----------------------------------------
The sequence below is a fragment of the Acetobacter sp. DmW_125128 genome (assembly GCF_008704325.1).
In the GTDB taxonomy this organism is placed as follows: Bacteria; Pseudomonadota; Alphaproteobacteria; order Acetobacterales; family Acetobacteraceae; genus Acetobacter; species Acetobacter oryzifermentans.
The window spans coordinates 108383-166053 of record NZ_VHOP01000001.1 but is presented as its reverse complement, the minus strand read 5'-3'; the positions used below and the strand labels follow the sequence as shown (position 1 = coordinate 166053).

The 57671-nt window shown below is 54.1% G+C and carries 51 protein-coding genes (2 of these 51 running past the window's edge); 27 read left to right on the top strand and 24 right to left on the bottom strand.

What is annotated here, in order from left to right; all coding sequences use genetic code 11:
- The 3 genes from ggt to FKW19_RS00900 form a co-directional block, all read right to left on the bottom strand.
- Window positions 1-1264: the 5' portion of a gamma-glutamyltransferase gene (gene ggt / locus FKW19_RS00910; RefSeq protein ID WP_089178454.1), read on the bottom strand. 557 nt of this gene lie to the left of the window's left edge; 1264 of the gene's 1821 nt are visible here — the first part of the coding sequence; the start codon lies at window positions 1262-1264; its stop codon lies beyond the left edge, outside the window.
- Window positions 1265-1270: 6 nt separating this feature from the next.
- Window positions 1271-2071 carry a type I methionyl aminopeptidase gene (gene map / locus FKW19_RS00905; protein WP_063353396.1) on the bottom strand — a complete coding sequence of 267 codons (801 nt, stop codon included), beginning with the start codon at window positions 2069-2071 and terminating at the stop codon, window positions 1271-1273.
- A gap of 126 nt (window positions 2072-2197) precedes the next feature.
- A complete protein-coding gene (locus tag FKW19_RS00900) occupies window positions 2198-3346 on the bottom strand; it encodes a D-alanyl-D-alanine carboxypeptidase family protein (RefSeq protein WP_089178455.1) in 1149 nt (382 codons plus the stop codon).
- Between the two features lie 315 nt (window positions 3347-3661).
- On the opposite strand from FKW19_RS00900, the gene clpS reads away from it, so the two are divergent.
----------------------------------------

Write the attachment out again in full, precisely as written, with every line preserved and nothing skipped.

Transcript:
The sequence below is a fragment of the Acetobacter sp. DmW_125128 genome (assembly GCF_008704325.1).
In the GTDB taxonomy this organism is placed as follows: Bacteria; Pseudomonadota; Alphaproteobacteria; order Acetobacterales; family Acetobacteraceae; genus Acetobacter; species Acetobacter oryzifermentans.
The window spans coordinates 108383-166053 of record NZ_VHOP01000001.1 but is presented as its reverse complement, the minus strand read 5'-3'; the positions used below and the strand labels follow the sequence as shown (position 1 = coordinate 166053).

The 57671-nt window shown below is 54.1% G+C and carries 51 protein-coding genes (2 of these 51 running past the window's edge); 27 read left to right on the top strand and 24 right to left on the bottom strand.

What is annotated here, in order from left to right; all coding sequences use genetic code 11:
- The 3 genes from ggt to FKW19_RS00900 form a co-directional block, all read right to left on the bottom strand.
- Window positions 1-1264: the 5' portion of a gamma-glutamyltransferase gene (gene ggt / locus FKW19_RS00910; RefSeq protein ID WP_089178454.1), read on the bottom strand. 557 nt of this gene lie to the left of the window's left edge; 1264 of the gene's 1821 nt are visible here — the first part of the coding sequence; the start codon lies at window positions 1262-1264; its stop codon lies beyond the left edge, outside the window.
- Window positions 1265-1270: 6 nt separating this feature from the next.
- Window positions 1271-2071 carry a type I methionyl aminopeptidase gene (gene map / locus FKW19_RS00905; protein WP_063353396.1) on the bottom strand — a complete coding sequence of 267 codons (801 nt, stop codon included), beginning with the start codon at window positions 2069-2071 and terminating at the stop codon, window positions 1271-1273.
- A gap of 126 nt (window positions 2072-2197) precedes the next feature.
- A complete protein-coding gene (locus tag FKW19_RS00900) occupies window positions 2198-3346 on the bottom strand; it encodes a D-alanyl-D-alanine carboxypeptidase family protein (RefSeq protein WP_089178455.1) in 1149 nt (382 codons plus the stop codon).
- Between the two features lie 315 nt (window positions 3347-3661).
- On the opposite strand from FKW19_RS00900, the gene clpS reads away from it, so the two are divergent.